By Nature

If the creaturely realm has its source in the Creator God, is there sufficient stability in human nature to develop a political ethics? If the doctrine of creation indicates what is the case universally, does the consideration of human nature yield ethical principles for the "universal" organization of bodies in time and space? Enter natural law (strictly, natural moral law), a tradition of moral inquiry that is especially important within Roman Catholicism. For some of its proponents, this style of moral inquiry is the way in which Christianity engages the secular sphere. Although there are attempts to recover the Christological source of natural law in a trinitarian doctrine of creation (see chapter 4 by Bauerschmidt in this volume) and to stress its scriptural provenance (Porter 1999), one influential tendency seeks instead to stress the independence of natural law thinking from the central soteriological themes in Christianity. The so-called "new natural law," associated with the work of John Finnis and Germain Grisez, eschews a theological metaphysic and prefers to speak of basic human "goods" (for a good introduction, see George 1992) which the human cannot oppose (at least, not without considerable harm).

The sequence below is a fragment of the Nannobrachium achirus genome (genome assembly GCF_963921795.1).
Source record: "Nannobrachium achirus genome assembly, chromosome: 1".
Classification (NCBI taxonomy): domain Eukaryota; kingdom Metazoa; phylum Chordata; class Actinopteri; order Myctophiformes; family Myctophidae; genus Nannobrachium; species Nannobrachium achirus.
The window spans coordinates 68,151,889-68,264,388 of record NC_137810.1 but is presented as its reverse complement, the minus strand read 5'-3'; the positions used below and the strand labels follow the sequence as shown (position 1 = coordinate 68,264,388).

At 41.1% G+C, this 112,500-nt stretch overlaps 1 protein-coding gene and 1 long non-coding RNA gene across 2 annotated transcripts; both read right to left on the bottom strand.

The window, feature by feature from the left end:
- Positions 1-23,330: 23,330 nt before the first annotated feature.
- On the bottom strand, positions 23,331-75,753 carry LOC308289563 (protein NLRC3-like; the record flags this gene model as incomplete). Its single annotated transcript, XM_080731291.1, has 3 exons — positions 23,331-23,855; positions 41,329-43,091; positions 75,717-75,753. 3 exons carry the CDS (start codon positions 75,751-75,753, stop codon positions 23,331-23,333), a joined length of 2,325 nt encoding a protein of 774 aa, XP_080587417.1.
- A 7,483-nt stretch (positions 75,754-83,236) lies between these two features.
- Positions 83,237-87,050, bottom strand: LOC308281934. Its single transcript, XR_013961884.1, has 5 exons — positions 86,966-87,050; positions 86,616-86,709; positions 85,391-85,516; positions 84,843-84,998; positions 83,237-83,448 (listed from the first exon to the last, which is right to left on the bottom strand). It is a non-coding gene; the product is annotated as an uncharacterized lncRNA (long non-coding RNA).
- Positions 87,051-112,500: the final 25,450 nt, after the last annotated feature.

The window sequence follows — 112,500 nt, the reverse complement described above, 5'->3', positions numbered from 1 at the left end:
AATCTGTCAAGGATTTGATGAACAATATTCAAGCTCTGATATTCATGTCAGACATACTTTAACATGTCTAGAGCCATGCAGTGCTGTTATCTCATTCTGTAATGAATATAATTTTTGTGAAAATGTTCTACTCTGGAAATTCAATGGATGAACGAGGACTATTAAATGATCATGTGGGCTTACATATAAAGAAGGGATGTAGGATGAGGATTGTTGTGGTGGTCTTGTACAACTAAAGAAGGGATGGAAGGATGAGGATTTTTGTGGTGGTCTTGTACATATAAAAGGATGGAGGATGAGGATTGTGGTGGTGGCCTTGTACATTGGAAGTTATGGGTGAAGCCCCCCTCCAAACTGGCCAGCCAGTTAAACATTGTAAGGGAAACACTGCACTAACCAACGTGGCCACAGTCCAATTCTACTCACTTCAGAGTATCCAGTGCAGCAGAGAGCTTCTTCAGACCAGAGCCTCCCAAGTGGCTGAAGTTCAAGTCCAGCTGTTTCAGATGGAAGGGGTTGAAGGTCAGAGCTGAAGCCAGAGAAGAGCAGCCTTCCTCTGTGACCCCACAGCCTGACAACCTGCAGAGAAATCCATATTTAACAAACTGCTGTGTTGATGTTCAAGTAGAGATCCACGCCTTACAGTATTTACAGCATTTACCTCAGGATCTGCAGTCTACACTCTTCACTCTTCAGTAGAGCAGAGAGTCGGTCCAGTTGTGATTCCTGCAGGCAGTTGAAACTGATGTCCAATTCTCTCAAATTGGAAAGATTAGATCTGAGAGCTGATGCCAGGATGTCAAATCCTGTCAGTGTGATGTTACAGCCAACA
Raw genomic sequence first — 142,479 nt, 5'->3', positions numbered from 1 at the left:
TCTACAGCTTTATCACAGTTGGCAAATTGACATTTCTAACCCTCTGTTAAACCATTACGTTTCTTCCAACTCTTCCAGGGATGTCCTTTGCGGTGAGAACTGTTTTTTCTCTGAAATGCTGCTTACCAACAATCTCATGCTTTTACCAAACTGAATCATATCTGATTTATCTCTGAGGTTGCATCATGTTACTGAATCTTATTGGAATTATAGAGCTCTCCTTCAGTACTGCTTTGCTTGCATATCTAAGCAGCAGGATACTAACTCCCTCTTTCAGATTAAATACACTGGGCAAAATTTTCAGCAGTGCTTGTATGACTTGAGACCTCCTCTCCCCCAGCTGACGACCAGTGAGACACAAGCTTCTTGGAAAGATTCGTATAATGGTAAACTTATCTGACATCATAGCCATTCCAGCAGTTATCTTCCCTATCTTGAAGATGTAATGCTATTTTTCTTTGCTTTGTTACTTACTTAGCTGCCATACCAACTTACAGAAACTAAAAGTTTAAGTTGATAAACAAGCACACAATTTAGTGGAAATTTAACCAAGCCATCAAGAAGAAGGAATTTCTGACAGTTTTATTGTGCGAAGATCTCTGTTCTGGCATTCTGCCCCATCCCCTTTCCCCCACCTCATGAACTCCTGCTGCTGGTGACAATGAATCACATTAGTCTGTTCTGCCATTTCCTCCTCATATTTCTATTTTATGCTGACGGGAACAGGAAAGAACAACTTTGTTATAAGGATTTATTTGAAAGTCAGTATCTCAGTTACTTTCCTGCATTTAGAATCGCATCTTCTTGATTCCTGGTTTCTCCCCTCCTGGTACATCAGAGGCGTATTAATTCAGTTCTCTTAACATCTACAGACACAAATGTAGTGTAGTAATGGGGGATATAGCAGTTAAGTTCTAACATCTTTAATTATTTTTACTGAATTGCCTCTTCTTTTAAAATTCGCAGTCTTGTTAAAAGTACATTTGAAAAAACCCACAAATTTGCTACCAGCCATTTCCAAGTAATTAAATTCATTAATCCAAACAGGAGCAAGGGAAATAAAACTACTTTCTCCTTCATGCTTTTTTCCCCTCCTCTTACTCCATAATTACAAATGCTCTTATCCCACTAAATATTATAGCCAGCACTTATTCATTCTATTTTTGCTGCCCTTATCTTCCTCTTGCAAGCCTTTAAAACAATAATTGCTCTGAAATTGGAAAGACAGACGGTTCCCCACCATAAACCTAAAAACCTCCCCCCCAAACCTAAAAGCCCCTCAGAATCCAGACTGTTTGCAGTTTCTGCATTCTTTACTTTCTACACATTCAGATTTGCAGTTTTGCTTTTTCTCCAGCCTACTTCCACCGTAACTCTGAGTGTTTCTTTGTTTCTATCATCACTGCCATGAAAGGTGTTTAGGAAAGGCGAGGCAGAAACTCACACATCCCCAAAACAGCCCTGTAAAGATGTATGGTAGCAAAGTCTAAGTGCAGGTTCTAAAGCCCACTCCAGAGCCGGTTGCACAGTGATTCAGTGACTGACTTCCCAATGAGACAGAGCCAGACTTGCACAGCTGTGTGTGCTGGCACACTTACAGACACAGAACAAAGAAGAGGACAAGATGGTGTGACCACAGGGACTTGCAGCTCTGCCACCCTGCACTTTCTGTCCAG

Natural law speaks of universal human nature in two senses: in terms of reason, and in terms of the "essence" of the human, partly established by certain commonalities that humans share with animals. On the first view, the distinguishing mark of natural law is the use of reason in moral discernment. On such a view, liberation theology's turn to Marxism and feminist theology's turn to gender theory can be seen as operating in the natural law tradition. On the second view, the consideration of what is by nature human goes beyond the use of rationality. It is the nature that human beings share that requires consideration, and that shared nature is not restricted to reason. In other words, humans share certain "natural traits" with animals: self-preservation and securing the basic needs of food and shelter. Furthermore, in its classical formulation in Aquinas (see chapter 4 by Bauerschmidt in this volume), specific human traits are also considered as part of natural law. These include the goods of political community, friendship, and knowing the truth of God. Behind this conviction is a theological point: that natural law is "linked to the image of God, that is, the capacity for moral judgment found in all men and women" (Porter 1999: 17).